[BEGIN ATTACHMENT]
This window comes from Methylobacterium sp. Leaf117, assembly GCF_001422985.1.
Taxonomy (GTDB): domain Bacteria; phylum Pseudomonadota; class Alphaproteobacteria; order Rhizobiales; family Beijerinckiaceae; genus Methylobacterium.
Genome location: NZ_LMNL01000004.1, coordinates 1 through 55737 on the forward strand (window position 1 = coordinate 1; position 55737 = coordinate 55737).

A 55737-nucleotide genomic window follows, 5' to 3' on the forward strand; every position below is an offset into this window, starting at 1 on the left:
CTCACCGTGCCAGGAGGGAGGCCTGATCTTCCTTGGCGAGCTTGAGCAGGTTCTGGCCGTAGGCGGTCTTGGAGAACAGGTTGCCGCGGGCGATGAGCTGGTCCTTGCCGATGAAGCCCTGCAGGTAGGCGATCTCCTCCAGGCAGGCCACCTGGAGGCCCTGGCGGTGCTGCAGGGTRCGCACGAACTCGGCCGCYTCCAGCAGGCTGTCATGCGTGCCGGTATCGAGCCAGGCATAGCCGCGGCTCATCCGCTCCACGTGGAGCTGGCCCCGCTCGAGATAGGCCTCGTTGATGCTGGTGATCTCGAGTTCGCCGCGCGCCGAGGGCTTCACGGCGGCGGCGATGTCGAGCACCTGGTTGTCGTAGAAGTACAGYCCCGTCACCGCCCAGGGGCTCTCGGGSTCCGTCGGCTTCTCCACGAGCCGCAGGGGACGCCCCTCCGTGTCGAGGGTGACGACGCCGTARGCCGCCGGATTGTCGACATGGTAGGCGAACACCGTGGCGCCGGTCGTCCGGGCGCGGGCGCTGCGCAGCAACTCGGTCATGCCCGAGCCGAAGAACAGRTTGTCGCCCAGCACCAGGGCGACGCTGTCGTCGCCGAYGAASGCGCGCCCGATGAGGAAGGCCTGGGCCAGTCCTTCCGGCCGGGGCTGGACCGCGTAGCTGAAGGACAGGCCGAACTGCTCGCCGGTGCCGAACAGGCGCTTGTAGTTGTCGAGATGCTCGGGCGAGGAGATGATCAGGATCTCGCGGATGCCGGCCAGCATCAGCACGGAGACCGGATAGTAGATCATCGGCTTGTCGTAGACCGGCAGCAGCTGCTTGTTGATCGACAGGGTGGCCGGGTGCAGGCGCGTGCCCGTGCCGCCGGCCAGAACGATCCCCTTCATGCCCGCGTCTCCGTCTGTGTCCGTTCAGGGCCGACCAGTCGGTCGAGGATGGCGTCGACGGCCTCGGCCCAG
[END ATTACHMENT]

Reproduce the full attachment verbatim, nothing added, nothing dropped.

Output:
This window comes from Methylobacterium sp. Leaf117, assembly GCF_001422985.1.
Taxonomy (GTDB): domain Bacteria; phylum Pseudomonadota; class Alphaproteobacteria; order Rhizobiales; family Beijerinckiaceae; genus Methylobacterium.
Genome location: NZ_LMNL01000004.1, coordinates 1 through 55737 on the forward strand (window position 1 = coordinate 1; position 55737 = coordinate 55737).

A 55737-nucleotide genomic window follows, 5' to 3' on the forward strand; every position below is an offset into this window, starting at 1 on the left:
CTCACCGTGCCAGGAGGGAGGCCTGATCTTCCTTGGCGAGCTTGAGCAGGTTCTGGCCGTAGGCGGTCTTGGAGAACAGGTTGCCGCGGGCGATGAGCTGGTCCTTGCCGATGAAGCCCTGCAGGTAGGCGATCTCCTCCAGGCAGGCCACCTGGAGGCCCTGGCGGTGCTGCAGGGTRCGCACGAACTCGGCCGCYTCCAGCAGGCTGTCATGCGTGCCGGTATCGAGCCAGGCATAGCCGCGGCTCATCCGCTCCACGTGGAGCTGGCCCCGCTCGAGATAGGCCTCGTTGATGCTGGTGATCTCGAGTTCGCCGCGCGCCGAGGGCTTCACGGCGGCGGCGATGTCGAGCACCTGGTTGTCGTAGAAGTACAGYCCCGTCACCGCCCAGGGGCTCTCGGGSTCCGTCGGCTTCTCCACGAGCCGCAGGGGACGCCCCTCCGTGTCGAGGGTGACGACGCCGTARGCCGCCGGATTGTCGACATGGTAGGCGAACACCGTGGCGCCGGTCGTCCGGGCGCGGGCGCTGCGCAGCAACTCGGTCATGCCCGAGCCGAAGAACAGRTTGTCGCCCAGCACCAGGGCGACGCTGTCGTCGCCGAYGAASGCGCGCCCGATGAGGAAGGCCTGGGCCAGTCCTTCCGGCCGGGGCTGGACCGCGTAGCTGAAGGACAGGCCGAACTGCTCGCCGGTGCCGAACAGGCGCTTGTAGTTGTCGAGATGCTCGGGCGAGGAGATGATCAGGATCTCGCGGATGCCGGCCAGCATCAGCACGGAGACCGGATAGTAGATCATCGGCTTGTCGTAGACCGGCAGCAGCTGCTTGTTGATCGACAGGGTGGCCGGGTGCAGGCGCGTGCCCGTGCCGCCGGCCAGAACGATCCCCTTCATGCCCGCGTCTCCGTCTGTGTCCGTTCAGGGCCGACCAGTCGGTCGAGGATGGCGTCGACGGCCTCGGCCCAG